Blake Rayne Ray Liotta Ashley Judd Seth Green
There are few times in my career of viewing films where I have become so uncomfortable, endured mental pain from watching a film. The Identical is the quasi- religious journey of a twin brother separated at birth, trying to live his live for himself and not his father who is a local preacher. If that were the main premise, we wouldn’t be having this conversation. However The Identical is also a film about perusing the dream of music as our main character is supposed to be an Elvis like figure, however the producers couldn’t secure the rights for the name, music or the film, so everything is just eluded to the fact that he looks, sounds and moves like the iconic singer. It’s a smorgasbord of sappy clichés, predicable outcomes and unbelievably absurd performances and dialogue.
Unable to support twins, William (Brian Geraghty) and Helen (Amanda Crew) feel a higher calling to hand over one of their infants to a local tent revival preacher (Liotta) and his barren wife (Judd). The agreement is not to reveal the true identity of the parents until after they are deceased. Reece and Louise Wade raise their child named Ryan (Rayne) in the ways of the church. Pressuring his son to answer the same pastoral calling, Reece and Ryan develop a strenuous father/son relationship when he chooses to pursue a career in Rock & Roll music over God’s word. His biggest inspiration is worldwide singing sensation Drexel Hemsley who everyone he encounters exclaim at their similarities.
The first scene of Liotta (and actor relentlessly cast for his on screen temper and short fuse) screams and yells as the most unbelievable preacher I have seen on screen in a while. If his casting wasn’t bad enough, later in the film when the birth mother is on her death bed, aided by her mid-twenty-year-old son, the director doesn’t bother using makeup for aging or cast an elderly actress, no sir, it’s the same fresh face we saw in the prologue right after she gave birth. I guess we are just supposed to overlook it and give them the benefit of the doubt. It’s an inconsistency so vial, so voluntarily lazy that I gave up on the film right then and there.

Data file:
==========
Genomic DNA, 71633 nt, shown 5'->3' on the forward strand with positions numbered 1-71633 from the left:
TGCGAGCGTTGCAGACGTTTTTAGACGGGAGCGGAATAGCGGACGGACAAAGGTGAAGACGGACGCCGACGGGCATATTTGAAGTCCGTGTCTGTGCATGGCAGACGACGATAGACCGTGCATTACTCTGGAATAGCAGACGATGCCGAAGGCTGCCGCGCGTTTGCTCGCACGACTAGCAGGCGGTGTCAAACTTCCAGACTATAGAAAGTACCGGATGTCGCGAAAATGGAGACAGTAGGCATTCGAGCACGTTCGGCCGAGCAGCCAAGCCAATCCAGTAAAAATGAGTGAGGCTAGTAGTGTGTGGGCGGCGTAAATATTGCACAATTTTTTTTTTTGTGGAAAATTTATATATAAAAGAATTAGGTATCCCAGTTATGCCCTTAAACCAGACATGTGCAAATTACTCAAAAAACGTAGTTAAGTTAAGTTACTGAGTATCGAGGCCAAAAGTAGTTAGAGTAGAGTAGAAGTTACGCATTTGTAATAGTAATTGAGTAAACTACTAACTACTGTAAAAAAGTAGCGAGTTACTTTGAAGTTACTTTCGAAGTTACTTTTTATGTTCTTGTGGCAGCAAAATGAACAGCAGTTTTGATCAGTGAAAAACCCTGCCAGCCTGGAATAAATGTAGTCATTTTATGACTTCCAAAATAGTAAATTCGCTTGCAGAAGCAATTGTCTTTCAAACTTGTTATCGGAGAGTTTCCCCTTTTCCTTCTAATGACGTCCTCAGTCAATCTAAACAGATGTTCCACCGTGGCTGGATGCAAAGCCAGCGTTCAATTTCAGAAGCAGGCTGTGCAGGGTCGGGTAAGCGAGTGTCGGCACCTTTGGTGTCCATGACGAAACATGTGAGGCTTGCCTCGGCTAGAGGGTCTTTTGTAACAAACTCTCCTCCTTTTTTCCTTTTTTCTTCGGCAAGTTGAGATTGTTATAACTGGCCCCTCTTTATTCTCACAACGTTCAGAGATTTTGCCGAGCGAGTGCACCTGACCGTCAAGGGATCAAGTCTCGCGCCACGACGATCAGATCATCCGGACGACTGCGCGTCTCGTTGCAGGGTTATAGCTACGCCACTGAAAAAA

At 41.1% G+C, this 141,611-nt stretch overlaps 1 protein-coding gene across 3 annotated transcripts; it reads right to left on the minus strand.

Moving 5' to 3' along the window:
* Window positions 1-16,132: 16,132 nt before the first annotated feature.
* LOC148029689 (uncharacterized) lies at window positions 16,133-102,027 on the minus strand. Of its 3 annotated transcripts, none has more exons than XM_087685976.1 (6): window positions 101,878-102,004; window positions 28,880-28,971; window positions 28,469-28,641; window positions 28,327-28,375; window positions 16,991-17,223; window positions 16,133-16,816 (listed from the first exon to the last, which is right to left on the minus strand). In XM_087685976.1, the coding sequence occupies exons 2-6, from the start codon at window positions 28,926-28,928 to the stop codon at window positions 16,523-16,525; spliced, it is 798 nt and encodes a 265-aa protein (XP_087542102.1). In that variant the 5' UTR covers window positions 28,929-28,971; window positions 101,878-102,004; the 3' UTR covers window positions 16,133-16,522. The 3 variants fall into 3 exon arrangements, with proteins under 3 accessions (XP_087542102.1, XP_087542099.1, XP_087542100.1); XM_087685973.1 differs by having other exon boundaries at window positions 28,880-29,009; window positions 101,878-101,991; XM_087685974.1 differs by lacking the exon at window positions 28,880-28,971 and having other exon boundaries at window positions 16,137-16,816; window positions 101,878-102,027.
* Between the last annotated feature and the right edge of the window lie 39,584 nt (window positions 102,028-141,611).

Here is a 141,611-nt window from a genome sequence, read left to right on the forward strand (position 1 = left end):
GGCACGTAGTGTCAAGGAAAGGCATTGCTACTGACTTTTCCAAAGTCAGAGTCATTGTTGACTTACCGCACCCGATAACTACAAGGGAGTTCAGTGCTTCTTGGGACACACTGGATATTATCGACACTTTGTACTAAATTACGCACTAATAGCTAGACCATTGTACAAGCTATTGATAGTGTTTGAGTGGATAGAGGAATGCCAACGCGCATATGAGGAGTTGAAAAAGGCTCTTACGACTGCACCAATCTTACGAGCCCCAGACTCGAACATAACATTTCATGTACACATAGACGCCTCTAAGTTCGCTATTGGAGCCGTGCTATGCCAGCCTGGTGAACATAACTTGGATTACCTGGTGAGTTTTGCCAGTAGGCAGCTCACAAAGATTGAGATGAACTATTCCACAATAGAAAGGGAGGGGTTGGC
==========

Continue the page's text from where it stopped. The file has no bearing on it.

“When the music started, it was like a fire erupted in him,” the voice over explains of Ryan when he starts singing and moving. Slathered in stupidity, anything inspirational that might have been derived out of this experienced is ruined about like a pastor caught at a strip club. The only people in the theater that seemed to be able to ignore all of the atrocities I have mentioned and still find joy or entertainment, were the ones who looked like they hadn’t seen anything on the screen since Leave it to Beaver or the Andy Griffith’s show. The Identical disgraces the religious based genre, the music genre and should easily serve as the biggest embarrassment to Judd and Liotta’s career of work.
Final Thought – I have had kidney stones less painful than watching The Identical.
By: Dustin Chase